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Book of the Month: Schola Caritatis: Learning the Rhythms of God's Amazing Love

  Starting a new feature for the next several months called Book of the Month.  I will present one of my books and tell you a little of the ...

Sunday, March 26, 2017

why write?

There is only one single way.  Go inward.  Search for the reason that bids you write; find out whether it is spreading out its roots in the deepest places of your heart, acknowledge to yourself whether you would have to die if it were denied you to write.  This above all—ask yourself in the stillest hour of your night:  must I write?  Delve into your heart for a deep answer.  And if this should be affirmative, if you may meet this earnest question with a strong simple "I must," then build your life according to this necessity. ~Rainer Maria Rilke

Why write?  I guess every writer, author, or poet--of which I am none of the above--has to answer this question for him or herself.  I am just a guy, and a very ordinary one at that.  All I can do (all anyone can do) is give you the reason why I write.  That's why I have always found these words from Rilke to be so incredibly helpful.  I write because I must.  I do not write to be read.  I do not write to have an impact.  I do not write to become famous.  I do not write to be published.  I do not write to make a living.  I write because something deep inside bids me write.  It is essential to the health of my soul, and to my calling in this world.  Simply put, I am not being the one God created me to be if I do not.  So I write.  

And as I do so, it is essential for me to keep this necessity on the front burner of my mind.  For it is so easy for me to lose sight of the must in the midst of the abundance of lesser reasons that are apt to divert my attention and dilute the clarity of my voice.  Mine is to be a faithful witness to the work God is doing within me and around me.  To tell the story of what God is doing in my heart and in my soul and in my life and in my world, regardless of whether anyone else ever reads it or finds it helpful.  Mine is not to be helpful.  Mine is to be myself.  That is why I have to resist the other voices that are apt to try and sway me with notions of "what readers want" or "how to write in a way to gain an audience."  Frankly, I don't care what readers want.  And I shouldn't care what readers want.  That, for me at least, cannot be the reason I write.  For the minute I start writing for an audience, or for a publisher, or any of the abundance of people I might be trying to impress, the whole process takes a terribly wrong turn .  I am no longer myself.  I am what someone else wants me to be.  And the only thing of real value that I have to offer anyone is the authentic, unique, genuine expression of God that he created me to be.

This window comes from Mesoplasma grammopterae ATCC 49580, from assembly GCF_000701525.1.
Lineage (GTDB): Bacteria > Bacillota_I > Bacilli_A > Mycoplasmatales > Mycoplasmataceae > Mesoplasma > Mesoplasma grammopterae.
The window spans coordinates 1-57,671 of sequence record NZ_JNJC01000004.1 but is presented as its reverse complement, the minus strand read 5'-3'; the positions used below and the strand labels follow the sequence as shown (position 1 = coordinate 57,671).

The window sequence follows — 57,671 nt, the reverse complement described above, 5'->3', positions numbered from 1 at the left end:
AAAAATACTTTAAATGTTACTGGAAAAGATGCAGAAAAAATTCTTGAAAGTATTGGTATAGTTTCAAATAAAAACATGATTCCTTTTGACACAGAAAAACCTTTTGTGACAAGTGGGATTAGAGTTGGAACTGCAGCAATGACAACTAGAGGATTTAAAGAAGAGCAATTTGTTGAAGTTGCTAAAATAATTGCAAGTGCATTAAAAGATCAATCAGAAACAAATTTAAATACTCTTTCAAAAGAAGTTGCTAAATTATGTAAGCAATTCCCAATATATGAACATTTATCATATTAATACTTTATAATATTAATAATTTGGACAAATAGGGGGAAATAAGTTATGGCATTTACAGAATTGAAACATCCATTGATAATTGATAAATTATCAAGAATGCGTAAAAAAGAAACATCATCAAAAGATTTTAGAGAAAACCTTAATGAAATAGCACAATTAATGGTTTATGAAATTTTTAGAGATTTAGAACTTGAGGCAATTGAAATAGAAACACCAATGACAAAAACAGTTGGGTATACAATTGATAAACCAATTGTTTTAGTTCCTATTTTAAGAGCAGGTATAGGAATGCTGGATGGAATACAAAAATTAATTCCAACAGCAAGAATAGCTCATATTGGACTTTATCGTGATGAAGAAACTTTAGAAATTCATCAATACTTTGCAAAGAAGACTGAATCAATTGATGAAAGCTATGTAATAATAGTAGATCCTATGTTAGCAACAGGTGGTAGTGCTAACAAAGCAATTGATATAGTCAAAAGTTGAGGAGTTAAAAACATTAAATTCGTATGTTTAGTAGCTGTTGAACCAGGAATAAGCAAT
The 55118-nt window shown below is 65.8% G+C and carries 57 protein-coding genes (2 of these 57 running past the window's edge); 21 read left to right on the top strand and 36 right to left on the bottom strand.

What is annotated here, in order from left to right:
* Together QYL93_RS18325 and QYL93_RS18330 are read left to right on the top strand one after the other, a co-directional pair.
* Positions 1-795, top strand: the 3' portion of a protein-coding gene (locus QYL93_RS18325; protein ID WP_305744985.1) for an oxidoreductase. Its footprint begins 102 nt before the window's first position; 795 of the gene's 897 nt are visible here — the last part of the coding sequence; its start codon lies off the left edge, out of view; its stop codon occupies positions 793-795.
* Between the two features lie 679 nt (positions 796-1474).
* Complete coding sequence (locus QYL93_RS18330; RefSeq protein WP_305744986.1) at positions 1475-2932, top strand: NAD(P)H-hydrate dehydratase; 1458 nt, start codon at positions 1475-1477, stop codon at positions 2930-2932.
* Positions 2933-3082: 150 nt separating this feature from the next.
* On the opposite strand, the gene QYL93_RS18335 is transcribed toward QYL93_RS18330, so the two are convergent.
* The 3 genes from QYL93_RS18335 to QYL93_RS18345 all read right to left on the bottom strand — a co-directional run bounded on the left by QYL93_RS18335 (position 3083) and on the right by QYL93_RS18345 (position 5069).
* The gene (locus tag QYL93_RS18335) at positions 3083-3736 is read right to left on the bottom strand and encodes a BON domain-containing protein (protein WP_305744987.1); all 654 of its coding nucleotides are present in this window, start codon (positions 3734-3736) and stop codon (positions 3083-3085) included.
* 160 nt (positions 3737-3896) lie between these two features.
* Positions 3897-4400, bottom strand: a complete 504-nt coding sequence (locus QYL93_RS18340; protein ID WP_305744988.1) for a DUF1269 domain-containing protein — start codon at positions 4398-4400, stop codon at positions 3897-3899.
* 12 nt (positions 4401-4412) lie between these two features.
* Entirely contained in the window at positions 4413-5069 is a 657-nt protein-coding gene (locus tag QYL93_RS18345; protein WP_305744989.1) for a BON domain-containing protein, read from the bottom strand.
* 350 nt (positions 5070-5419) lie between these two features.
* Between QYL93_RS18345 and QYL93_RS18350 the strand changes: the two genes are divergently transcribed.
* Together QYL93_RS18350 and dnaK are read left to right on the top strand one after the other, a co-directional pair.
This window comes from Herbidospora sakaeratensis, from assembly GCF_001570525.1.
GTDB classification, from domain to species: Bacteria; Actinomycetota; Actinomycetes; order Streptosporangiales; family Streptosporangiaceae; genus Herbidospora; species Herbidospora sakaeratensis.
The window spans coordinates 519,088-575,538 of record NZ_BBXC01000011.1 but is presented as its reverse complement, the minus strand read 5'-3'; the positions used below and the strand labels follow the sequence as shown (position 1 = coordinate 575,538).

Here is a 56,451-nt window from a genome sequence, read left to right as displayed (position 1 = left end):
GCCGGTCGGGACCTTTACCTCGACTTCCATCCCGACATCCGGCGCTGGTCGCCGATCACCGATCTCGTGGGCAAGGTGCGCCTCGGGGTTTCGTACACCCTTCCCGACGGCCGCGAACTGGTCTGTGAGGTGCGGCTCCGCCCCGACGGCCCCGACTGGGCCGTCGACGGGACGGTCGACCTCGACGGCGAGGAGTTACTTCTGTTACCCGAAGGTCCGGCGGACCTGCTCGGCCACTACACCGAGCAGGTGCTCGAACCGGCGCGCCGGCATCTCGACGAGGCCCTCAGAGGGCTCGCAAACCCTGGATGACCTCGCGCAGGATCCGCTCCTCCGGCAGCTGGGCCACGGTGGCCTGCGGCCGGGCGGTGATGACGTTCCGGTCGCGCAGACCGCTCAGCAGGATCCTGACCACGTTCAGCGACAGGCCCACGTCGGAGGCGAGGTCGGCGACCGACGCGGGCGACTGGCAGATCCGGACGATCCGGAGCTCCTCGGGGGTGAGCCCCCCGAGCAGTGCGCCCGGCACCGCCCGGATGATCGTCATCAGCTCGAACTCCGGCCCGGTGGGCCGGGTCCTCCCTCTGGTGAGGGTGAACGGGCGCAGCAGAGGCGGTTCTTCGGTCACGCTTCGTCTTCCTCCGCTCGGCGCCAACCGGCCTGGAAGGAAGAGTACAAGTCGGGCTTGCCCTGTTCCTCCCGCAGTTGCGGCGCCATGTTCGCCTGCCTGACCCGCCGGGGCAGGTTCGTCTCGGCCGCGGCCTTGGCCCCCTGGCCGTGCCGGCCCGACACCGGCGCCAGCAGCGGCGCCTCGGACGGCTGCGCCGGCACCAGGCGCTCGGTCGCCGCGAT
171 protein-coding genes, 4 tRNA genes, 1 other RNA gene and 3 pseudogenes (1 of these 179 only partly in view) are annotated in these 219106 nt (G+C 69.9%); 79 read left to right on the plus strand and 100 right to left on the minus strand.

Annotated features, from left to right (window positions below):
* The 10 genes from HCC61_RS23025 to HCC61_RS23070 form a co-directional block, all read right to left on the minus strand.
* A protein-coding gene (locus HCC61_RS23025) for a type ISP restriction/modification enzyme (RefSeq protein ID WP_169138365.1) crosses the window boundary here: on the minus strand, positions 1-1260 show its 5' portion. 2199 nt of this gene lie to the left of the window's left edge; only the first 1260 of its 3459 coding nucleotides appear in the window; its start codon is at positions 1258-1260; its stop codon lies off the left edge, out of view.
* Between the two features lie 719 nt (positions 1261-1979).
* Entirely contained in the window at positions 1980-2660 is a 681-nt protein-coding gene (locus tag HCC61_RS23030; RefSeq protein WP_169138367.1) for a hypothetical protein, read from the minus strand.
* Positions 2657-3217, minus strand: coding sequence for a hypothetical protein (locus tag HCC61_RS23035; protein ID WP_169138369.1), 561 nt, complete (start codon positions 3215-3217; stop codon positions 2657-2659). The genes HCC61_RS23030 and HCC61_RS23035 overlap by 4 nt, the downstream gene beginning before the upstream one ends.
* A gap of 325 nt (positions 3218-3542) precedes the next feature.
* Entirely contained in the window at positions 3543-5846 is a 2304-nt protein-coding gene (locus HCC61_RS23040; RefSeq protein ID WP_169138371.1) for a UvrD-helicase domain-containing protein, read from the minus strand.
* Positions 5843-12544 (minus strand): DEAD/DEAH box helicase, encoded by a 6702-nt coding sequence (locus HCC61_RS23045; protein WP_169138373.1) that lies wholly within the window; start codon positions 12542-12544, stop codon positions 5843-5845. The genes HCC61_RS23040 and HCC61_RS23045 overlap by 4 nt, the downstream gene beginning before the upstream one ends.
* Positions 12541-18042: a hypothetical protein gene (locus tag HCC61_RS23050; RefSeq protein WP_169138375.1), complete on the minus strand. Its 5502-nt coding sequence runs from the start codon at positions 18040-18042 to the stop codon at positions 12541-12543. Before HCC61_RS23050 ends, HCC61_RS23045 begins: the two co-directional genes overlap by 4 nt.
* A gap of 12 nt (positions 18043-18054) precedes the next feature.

So whether it is writing, or painting, or singing, or speaking, or banking, or engineering, or whatever it is that God has made a must in our lives, may we do it as beautifully and as authentically and as diligently as we can.  And may we build our lives according to that one necessity, not because we can, but because we must.

Monday, March 20, 2017


the older i get
the more i realize
what a mess
i am

but i am not
just any mess
i am
a beloved mess

thanks be to god

Saturday, March 18, 2017


"Ascribe to the Lord, O heavenly beings, ascribe to the Lord glory and strength.  Ascribe to the Lord the glory due his name; worship the Lord in the splendor of holiness." (Psalm 29:1-2)

So Kyrie Irving believes that the earth is flat.  Interesting.  He's entitled to his opinion, right?  From where I stand--right here, right now--I could buy into that theory.  I mean, from my own little vantage point in this great big world, that's the way it appears to be.  The problem is that time after time I have found that my own little vantage point is not a reliable place to begin.  The larger picture is the one that shows the truth.  The spaceships and satellites that have orbited our planet tell us the real story that our limited vision cannot see.  Oh sure, I can deny all of the evidence to the contrary and live in my own perception of the "truth," but that doesn't change the fact that the truth will still be the truth whether I acknowledge it or not.